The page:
I LOVE the holiday season, but it can certainly become overwhelming and stressful. I never really felt that way until I became a mom. Then I realized why my mother was always a bit more on edge during December! Because, as a parent, I not only have to manage all my day-to-day responsibilities, but now I have to add in all the holiday stress — like events, gift giving, baking, decorating and traditions!

In my six years as a mom, I’ve learned a few tricks to make the holidays a bit less stressful. Here are my tips for a more enjoyable, stress-free December:holiday stress

  1. Realize your kids (and you) need down time. Running from one fun event to another can easily get out of hand. There are A LOT of amazing things to do in December, but too much of a good thing is still too much! Schedule in two nights a week with no plans, and limit how many “things” you do in one day. That even includes baking at home. The fewer things you do, the less stressed and worried you will be about staying on schedule.
  2. Embrace paper plates. I am not one for being flippant about our environment, but dishes are one thing that can mount up easily and overwhelm me. Every December, I buy some cute Christmas paper plates and napkins. That way, when throwing parties at my home, I can keep the clean-up simple! Even in day-to-day life, using paper products a few days a week during this busy season can greatly reduce holiday stress.
  3. Semi-homemade is still homemade! When it comes to menu-planning or baking, I will use whatever shortcuts I can find to save time and energy. Pre-made sugar cookie dough comes in very handy for family cookie decorating! And heating up already fully-cooked meats or veggies is a quick way to pull off a healthy dinner. I just add some easy sides, like store-bought, pre-cut fruit or vegetables.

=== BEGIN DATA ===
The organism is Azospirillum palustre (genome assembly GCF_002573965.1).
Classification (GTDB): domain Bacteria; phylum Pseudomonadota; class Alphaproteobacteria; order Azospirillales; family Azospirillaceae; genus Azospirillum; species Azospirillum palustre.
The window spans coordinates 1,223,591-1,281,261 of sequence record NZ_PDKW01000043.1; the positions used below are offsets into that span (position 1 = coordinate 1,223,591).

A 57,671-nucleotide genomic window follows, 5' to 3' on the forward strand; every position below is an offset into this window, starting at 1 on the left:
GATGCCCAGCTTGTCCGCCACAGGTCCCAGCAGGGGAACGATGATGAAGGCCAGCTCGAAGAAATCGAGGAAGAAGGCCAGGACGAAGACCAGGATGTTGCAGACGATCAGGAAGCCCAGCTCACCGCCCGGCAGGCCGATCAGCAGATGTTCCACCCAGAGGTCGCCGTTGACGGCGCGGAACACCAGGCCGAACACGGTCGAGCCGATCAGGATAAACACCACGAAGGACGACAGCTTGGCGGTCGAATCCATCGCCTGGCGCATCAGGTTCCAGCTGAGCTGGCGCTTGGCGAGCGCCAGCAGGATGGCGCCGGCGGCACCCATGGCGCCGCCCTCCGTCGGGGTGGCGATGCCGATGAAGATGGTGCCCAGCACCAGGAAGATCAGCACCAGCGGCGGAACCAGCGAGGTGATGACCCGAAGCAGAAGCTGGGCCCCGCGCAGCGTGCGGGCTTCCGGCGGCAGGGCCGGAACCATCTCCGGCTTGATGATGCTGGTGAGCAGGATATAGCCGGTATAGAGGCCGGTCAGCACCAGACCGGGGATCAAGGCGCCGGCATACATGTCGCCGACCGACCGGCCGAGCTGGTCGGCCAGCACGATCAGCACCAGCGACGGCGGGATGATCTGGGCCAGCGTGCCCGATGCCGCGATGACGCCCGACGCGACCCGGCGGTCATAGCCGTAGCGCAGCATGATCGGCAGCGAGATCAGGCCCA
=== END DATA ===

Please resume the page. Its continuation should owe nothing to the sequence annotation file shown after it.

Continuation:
4. Plan ahead. I know this one seems like a no-brainer, but it can seriously save you from the tantrum of a tired, hungry toddler. In your scheduling, think about each event you plan to do and everything that needs to be done ahead of time. Then, set it all up the night before. For example, my day may involve school drop-off, followed by a choir rehearsal, followed by preschool pick-up, then a nap, then school pick-up, then a playdate, then dinner out and a Christmas light display. So the night before, I prepare all the things I may need for the day. I holiday stress //rightstart.comeven prep snacks and lunches so that everything is ready to go. Planning ahead helps my brain to relax in the evenings, and I sleep better knowing tomorrow is taken care of.
  5. Only add one new thing a year. With so many fun activities and events, it’s easy to want to add them ALL to your family’s traditions. But I have learned that it’s best to only tack on one new thing each year. For example, a few years ago we visited a friend’s home one evening to have dinner and see their enormous light display. It became an annual tradition, and now both families look forward to it. But one year we tried to go to a Christmas parade. We very quickly realized that taking small children outside in the cold at night was a recipe for disaster! We had to let that one go in hopes that maybe we can add it back in later in life. This year, we’re adding a weekly celebration of Advent.

What are your tips for eliminating the holiday stress for you and your family?

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